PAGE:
Is your iPhone battery not lasting as long as you would like? Here are a few tips on how to extend your battery.
Apple do like to switch every bell and whistle on when setting up a new or freshly restored iPhone. However, most of these features are not needed by the average user or needed every day, so I outline some of the biggest ways to get more battery life from your iPhone.
This is on by default, and Apple also insist on turning it on whenever an update is installed. Unless you pair it with a headset, a speaker, or your car, most users won’t need this daily, so it can be turned off.
This can be done either by bringing up the Control Centre or by going into Settings > Bluetooth.
If you are not connecting to your home broadband or a WiFi hotspot, WiFi can be turned off too. Be aware data charges might occur depending on your SIM card and also that cellular data is heavier on battery than WiFi.
This can be done either by bringing up the Control Centre or by going in to Settings > Wi-Fi.
If you have no need for data services at all – although I wonder why anyone would buy an iPhone without data – then turning off mobile data altogether could save a huge amount of battery life.
You can turn it off completely in Settings > General.
Or you can limit it to to 2G, 3G, or LTE (new in iOS 8.1) data connection only in Voice & Data.
Its great when your phone knows where you are. Luckily, it can be tamed to use use location services only for certain apps, so you get the best of both worlds.
I have looked in mine, and I only have Siri & Dictation and Weather set to ‘While Using’ – everything else is set to ‘Never’.
This can be found in Settings > Privacy > Location Services.
There is no exit button on most apps. To get out of them, you simply press the home button. This doesn’t quit them but merely puts them in the background.
To quit an app, double-click on the home button to bring up the multitasking screen. Swipe up on any open app, and it will quit it.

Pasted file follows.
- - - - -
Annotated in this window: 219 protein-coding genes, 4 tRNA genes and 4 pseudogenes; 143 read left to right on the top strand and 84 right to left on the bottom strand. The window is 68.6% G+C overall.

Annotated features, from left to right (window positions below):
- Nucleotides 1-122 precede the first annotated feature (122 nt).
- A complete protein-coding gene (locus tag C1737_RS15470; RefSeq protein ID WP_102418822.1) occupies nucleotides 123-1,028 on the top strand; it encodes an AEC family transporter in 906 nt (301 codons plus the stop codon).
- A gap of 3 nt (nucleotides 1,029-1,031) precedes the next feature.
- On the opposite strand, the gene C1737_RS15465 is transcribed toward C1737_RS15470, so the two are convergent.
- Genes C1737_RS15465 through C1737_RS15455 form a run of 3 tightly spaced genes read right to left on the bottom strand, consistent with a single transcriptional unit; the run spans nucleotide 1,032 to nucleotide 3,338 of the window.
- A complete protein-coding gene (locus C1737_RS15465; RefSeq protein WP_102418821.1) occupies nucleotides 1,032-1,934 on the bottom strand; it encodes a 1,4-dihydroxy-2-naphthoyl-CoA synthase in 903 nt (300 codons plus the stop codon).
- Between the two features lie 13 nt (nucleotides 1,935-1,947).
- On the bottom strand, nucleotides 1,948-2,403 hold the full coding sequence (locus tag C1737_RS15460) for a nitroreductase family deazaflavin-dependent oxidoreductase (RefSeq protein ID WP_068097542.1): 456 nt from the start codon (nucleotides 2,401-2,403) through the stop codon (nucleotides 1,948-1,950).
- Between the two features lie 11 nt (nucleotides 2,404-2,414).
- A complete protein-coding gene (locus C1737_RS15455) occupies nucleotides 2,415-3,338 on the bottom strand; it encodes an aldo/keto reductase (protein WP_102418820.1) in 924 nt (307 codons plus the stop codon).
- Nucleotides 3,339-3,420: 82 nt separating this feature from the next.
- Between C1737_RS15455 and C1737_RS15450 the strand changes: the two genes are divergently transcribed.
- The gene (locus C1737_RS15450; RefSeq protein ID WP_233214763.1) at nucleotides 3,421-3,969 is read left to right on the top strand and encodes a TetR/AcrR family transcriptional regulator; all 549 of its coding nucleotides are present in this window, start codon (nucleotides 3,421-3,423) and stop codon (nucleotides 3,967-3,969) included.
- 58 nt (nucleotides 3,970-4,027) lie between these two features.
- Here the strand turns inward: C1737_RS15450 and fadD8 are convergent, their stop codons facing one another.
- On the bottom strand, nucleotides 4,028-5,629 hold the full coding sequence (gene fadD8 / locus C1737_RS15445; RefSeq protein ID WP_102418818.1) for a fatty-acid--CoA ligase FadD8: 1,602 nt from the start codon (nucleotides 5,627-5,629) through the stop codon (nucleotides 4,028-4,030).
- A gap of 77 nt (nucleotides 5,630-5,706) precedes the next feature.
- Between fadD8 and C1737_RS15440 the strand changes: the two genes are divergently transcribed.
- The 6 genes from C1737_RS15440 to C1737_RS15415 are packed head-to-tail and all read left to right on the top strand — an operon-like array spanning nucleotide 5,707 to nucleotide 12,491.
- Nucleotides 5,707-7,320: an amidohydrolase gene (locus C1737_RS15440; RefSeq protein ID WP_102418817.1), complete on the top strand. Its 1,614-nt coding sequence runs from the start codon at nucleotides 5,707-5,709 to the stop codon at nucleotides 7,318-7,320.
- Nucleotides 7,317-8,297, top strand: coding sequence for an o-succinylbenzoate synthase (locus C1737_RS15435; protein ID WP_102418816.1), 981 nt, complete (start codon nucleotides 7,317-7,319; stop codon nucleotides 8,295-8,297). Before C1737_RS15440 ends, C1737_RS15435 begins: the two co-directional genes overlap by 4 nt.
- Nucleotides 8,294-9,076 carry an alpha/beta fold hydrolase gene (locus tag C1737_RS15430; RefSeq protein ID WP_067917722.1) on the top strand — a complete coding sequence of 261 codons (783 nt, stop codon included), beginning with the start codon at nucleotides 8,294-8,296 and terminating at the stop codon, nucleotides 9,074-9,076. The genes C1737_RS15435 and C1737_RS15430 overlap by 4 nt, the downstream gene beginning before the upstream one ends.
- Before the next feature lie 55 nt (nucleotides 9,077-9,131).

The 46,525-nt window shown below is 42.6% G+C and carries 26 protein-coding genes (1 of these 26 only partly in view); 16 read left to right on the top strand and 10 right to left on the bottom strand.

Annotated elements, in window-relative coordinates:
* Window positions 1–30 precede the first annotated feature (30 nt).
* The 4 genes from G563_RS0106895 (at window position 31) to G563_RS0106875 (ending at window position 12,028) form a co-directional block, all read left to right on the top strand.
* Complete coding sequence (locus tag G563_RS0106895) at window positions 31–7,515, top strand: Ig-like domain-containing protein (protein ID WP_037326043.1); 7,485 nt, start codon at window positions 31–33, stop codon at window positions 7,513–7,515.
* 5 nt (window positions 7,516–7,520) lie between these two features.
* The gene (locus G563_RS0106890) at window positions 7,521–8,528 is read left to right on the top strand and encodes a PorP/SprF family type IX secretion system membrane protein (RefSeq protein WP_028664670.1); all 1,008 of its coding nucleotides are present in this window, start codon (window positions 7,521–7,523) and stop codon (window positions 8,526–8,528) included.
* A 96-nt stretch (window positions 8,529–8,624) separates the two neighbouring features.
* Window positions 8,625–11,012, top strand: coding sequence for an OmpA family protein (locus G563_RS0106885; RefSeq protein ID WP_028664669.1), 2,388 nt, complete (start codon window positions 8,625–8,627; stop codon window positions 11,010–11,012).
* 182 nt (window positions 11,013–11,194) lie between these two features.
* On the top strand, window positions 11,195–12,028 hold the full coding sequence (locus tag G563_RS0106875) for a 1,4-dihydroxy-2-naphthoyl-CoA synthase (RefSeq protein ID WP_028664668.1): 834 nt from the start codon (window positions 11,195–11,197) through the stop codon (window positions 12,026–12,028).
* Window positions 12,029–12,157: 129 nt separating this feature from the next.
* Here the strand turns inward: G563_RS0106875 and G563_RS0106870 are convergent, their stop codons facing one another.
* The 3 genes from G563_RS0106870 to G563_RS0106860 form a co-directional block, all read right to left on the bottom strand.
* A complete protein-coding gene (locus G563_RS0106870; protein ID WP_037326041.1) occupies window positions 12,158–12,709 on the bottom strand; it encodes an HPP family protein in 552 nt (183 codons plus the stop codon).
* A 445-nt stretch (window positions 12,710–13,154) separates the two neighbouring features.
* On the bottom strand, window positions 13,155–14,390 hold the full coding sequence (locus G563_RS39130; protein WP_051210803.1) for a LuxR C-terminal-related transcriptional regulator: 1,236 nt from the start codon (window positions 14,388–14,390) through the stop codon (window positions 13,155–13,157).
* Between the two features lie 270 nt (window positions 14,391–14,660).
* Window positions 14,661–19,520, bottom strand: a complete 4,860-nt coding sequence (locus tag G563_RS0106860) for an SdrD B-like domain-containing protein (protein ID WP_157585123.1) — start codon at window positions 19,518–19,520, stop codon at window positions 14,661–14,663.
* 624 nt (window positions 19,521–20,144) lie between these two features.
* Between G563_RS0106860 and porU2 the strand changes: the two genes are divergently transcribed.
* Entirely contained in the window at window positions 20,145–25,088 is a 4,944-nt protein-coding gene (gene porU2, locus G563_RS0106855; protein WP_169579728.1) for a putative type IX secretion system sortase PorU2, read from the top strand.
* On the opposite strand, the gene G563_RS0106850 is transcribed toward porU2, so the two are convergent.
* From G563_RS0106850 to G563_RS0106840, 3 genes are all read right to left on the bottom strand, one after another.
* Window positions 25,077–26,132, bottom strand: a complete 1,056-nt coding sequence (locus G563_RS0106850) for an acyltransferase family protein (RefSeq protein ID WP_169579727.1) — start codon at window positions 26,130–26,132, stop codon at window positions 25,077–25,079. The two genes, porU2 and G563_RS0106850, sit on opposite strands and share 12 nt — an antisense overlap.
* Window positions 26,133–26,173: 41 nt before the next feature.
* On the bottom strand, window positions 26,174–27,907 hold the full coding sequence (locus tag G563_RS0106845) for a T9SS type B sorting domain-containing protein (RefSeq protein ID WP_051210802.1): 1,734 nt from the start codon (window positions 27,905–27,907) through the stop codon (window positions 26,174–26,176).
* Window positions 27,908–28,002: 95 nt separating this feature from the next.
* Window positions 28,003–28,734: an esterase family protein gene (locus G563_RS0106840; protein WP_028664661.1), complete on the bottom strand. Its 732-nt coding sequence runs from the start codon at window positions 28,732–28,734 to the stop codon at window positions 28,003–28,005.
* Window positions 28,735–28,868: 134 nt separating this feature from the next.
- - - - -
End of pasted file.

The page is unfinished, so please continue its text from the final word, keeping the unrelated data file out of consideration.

Having data sent instantly to your phone is great but can seriously guzzle your battery. This is especially true of Mail.
This can be set to off, manually, or timed in Settings > Mail, Contacts, Calendar. Where it says Fetch New Data you can turn this to Fetch rather than Push.
Unless you are someone who only receives an email once a week, I don’t see the need for push emails. I have mine set to check every hour.
Background App Refresh
With the introduction of iOS 7, Apple decided to allow a lot more background processing, especially for third party apps. Once again, all that unseen activity affects battery drainage.
Turn this off in Settings > General > Background App Refresh.
Automatic App Update
If Apple or developers push through a new update, it can now be automatically updated on your phone.
This can be turned off in Settings > iTunes & App Store. There is a slide switch for Updates; slide it to off.
Having your screen shining out might be nice, but lowering its brightness will reduce battery consumption.
This can be adjusted in Settings > Display & Brightness.
With the introduction of iOS 7, Apple added some fancy graphical effects that interact with the built-in sensors; these are nothing more than smooth animations.
This can be turned off in Settings > General > Accessibility > Reduce Motion.
We are now getting to the things that could make a small difference to battery life. Rotating your phone will also rotate the screen (in most apps). This can be stopped by locking it in the Portrait view.
Prior to iOS 7, it was available on the multi-tasking screen. However, in iOS 7 it is now accessible from the Control Centre, which you get to by swiping up from the bottom of the screen.
This is whizzy new feature for iOS 8 that allows jumping from Mac to iPhone and back seamlessly. Unless you have a Bluetooth 4.0 equipped Mac, you won’t be able to take advantage of it.
Turn this off in Settings > General > Handoff & Suggested Apps.
One final way of saving a bit of battery is to turn off the vibrate function for calls and notifications.
Turn this off in Settings > Sounds.
But battery life can also be affected by your carrier and the strength of the signal. A device struggling to keep hold of a signal or one that is flitting between GPRS and 3G/4G will use more battery than one that has a more stable mobile signal.
There is also a handy thing called ‘Battery Percentage’ that will give you a more accurate indicator of battery life than just a battery icon in the top right of the screen. This is in Settings > General > Usage.
I know all this above might sound like you are turning everything off on your shiny new device, but your needs will determine what you turn off. For light users, a lot of the fancy items are just a waste of battery life.
If you feel you need something, you can always turn it back on again.
Your mileage on your device will vary depending on what iPhone you have and which version of iOS you have and how heavy you actually use it.
Most of these tips have been floating around the Internet since the iPhone came out and some of them will also help on other smartphones too.
Experiment and see what works for you.
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